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    My new Michelin's just got here from England yesterday and I put them on after my ride today. I have only been a couple of blocks on them, but they feel good. My wife said the yellow is a bit much, but I think it makes the old steed look good. I got them from probikekit.com for $56 for both with free shipping. They had them in blue, black and yellow. I think the yellow ones are probably the fastest.
    Attached Images Attached Images

  22. #22
    Let's do a Century jppe's Avatar
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    Quote Originally Posted by RoMad
    My new Michelin's just got here from England yesterday and I put them on after my ride today. I have only been a couple of blocks on them, but they feel good. My wife said the yellow is a bit much, but I think it makes the old steed look good. I got them from probikekit.com for $56 for both with free shipping. They had them in blue, black and yellow. I think the yellow ones are probably the fastest.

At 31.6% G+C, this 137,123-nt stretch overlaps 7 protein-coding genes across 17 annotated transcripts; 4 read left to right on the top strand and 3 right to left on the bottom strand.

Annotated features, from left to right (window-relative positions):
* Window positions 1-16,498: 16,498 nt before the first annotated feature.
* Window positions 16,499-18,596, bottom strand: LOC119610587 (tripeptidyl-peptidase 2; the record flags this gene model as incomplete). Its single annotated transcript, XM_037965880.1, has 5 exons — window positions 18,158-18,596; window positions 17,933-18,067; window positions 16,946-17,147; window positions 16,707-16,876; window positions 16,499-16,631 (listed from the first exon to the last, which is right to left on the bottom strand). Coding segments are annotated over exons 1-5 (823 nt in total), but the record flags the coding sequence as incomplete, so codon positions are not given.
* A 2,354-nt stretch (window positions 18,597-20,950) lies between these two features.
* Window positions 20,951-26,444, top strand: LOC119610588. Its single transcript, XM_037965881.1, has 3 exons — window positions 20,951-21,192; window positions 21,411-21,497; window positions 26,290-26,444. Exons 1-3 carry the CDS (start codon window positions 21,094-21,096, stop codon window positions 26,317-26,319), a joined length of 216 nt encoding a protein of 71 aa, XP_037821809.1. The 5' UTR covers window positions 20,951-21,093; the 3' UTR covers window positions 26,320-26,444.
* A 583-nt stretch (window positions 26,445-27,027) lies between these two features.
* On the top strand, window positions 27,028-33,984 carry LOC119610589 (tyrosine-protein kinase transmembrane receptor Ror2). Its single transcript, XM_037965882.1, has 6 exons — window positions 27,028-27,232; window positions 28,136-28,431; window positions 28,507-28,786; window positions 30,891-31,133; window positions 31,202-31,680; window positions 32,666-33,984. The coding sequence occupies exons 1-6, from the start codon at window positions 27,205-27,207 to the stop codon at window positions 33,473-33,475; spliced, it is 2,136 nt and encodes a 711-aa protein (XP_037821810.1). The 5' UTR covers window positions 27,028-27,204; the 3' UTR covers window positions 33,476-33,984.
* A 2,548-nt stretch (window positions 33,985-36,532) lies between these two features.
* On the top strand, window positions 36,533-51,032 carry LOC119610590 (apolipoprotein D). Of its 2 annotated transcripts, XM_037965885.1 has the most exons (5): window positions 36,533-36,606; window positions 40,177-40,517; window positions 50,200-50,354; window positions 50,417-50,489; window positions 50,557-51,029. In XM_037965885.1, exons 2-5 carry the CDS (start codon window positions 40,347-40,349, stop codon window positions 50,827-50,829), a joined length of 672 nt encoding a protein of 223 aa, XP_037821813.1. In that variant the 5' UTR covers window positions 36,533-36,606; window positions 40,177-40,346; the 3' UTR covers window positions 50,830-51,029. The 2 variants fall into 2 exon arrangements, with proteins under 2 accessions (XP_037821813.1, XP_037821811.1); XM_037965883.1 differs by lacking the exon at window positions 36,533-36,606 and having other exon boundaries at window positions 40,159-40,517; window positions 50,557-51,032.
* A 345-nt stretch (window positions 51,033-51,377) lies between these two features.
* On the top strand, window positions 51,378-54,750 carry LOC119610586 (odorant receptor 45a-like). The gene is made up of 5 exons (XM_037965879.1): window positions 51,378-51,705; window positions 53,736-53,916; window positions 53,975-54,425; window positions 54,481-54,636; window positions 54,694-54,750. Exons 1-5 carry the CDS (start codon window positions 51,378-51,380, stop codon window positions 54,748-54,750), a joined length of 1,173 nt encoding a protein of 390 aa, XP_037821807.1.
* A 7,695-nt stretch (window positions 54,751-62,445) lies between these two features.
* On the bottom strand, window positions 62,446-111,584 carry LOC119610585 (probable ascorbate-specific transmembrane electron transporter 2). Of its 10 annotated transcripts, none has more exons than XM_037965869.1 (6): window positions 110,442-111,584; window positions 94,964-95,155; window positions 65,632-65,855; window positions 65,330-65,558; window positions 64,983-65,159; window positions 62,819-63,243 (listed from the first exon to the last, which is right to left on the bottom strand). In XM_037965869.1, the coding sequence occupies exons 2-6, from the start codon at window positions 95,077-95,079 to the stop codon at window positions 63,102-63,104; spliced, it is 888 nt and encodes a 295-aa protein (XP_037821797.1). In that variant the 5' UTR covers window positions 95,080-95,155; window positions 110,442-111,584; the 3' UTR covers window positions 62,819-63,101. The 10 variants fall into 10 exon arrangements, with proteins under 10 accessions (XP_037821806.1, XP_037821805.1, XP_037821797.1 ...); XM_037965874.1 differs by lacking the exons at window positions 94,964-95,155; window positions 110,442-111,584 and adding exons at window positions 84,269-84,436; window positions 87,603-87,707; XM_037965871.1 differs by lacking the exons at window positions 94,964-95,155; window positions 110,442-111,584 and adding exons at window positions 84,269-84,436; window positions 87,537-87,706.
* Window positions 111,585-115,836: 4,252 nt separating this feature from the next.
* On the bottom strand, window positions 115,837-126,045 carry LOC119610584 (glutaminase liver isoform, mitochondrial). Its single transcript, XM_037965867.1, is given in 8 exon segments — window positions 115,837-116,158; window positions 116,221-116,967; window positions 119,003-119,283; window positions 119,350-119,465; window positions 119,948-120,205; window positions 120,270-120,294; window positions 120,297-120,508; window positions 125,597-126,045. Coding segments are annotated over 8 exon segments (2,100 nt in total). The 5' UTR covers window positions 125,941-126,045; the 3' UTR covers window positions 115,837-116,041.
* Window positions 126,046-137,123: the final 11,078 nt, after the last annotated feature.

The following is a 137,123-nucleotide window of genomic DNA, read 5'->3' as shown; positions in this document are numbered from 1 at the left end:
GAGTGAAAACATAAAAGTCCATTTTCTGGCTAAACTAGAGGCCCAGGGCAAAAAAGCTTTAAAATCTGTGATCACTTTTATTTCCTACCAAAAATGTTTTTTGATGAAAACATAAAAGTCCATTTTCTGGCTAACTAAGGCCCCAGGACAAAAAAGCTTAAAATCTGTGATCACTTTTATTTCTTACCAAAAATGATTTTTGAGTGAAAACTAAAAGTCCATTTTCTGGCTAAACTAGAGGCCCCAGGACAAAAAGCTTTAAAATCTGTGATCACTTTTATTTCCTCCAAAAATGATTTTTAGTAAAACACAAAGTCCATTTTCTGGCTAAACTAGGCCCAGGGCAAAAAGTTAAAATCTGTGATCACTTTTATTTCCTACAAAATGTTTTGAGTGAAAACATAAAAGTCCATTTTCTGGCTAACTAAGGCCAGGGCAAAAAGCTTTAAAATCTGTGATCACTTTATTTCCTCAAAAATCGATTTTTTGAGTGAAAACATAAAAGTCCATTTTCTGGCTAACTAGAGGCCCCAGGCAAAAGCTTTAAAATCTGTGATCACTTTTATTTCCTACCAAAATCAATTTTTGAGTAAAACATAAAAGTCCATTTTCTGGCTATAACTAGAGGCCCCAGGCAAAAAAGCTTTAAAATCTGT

Looks great!! Now all you need is a yellow saddle and some yellow handle bar tape!!

  23. #23
    Time for a change. stapfam's Avatar
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    Quote Originally Posted by RoMad
    My new Michelin's just got here from England yesterday and I put them on after my ride today. I have only been a couple of blocks on them, but they feel good. My wife said the yellow is a bit much, but I think it makes the old steed look good. I got them from probikekit.com for $56 for both with free shipping. They had them in blue, black and yellow. I think the yellow ones are probably the fastest.